Delay in violating classroom during Texas school shooting was ‘wrong decision,’ official says

The on-site commander’s decision to break through the classroom of a Texas Elementary School during the mass shooting this week was the “wrong decision,” authorities said Friday. Nearly 20 officers stood in a corridor outside the classrooms during the attack on Robb Elementary School more than 45 minutes before officers used a master key to open a door and confront the gunman, Texas Department of Public Safety director Steven McCraw said at a news conference.

The site commander believed 18-year-old Salvador Ramos had been barricaded in a classroom in Uvalde during Tuesday’s attack and the children were not at risk, McCraw said.

“He was convinced at the time that there was no longer a threat to the children and that the subject was barricaded and they had time to get organized” to get into the classroom, McCraw said.

“Of course it was not the right decision. It was the wrong decision,” he said.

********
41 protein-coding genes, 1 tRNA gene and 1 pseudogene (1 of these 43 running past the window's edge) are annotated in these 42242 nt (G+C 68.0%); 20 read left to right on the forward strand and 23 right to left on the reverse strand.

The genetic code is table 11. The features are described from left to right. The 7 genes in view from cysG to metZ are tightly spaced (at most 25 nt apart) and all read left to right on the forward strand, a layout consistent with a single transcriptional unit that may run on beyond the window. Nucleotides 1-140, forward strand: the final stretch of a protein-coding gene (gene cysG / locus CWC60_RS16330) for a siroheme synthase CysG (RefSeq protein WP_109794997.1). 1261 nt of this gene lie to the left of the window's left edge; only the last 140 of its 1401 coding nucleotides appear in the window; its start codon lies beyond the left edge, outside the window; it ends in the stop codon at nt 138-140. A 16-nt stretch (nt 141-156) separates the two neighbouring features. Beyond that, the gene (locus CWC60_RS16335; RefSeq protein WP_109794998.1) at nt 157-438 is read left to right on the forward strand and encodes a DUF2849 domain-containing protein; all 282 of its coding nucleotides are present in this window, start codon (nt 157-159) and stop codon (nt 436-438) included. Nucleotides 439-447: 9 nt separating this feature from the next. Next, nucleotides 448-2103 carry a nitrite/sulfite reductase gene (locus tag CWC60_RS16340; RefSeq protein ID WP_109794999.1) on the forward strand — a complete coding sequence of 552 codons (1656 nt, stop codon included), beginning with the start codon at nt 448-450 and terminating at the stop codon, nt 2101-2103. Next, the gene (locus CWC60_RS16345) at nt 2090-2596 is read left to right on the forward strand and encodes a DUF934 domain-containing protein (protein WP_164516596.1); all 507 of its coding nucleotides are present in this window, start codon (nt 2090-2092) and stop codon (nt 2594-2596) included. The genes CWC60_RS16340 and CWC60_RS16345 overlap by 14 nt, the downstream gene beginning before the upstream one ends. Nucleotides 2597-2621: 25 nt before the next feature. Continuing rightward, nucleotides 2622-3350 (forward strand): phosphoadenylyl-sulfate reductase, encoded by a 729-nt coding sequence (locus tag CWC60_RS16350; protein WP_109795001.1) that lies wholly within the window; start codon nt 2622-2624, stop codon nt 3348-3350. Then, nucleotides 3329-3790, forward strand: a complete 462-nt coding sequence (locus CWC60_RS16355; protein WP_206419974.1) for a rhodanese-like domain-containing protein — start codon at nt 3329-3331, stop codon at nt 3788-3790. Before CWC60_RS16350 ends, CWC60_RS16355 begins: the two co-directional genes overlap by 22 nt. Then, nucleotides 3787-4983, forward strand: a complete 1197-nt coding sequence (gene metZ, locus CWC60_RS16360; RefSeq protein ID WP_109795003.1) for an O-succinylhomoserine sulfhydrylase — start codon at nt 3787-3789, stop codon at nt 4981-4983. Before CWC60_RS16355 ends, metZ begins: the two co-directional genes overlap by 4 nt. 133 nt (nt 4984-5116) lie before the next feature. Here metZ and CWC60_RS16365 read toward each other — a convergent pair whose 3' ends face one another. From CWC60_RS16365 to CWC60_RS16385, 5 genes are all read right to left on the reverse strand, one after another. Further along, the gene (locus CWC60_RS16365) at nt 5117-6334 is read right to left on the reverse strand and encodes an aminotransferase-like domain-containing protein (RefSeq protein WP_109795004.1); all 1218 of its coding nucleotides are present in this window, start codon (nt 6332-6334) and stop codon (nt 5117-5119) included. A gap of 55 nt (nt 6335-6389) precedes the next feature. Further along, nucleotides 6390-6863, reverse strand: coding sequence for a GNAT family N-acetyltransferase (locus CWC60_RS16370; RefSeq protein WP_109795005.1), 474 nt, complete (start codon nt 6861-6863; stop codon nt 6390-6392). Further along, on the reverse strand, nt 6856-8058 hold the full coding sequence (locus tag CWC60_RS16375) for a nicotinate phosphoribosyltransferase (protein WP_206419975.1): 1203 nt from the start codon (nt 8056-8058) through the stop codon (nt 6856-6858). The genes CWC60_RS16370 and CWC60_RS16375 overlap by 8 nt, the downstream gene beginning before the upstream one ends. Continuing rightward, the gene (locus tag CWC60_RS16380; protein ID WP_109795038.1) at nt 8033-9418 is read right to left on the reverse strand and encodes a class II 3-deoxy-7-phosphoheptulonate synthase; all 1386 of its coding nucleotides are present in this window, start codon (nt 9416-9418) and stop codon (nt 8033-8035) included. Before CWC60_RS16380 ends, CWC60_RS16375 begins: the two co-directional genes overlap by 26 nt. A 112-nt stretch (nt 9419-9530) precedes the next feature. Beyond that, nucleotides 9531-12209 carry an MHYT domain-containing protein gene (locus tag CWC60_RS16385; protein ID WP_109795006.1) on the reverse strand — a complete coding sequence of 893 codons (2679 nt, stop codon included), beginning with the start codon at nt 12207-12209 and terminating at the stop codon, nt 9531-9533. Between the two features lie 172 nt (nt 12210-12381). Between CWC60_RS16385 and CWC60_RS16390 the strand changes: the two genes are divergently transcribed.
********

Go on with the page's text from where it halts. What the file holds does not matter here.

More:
McCraw said U.S. Border Patrol agents eventually used a master key to open the locked classroom door where they confronted and killed the gunman, who killed 19 students and two teachers.

McCraw said there was a barrage of gunfire shortly after the gunman entered the classroom where they killed him, but those shots were “sporadic” for most of the 48 minutes as officers waited outside the hallway. He said researchers don’t know if or how many children died in those 48 minutes.

During the attack, teachers and children repeatedly called 911 for help, including one girl begging, “Send the police now,” McCraw said.

This is a story in development and will be updated.

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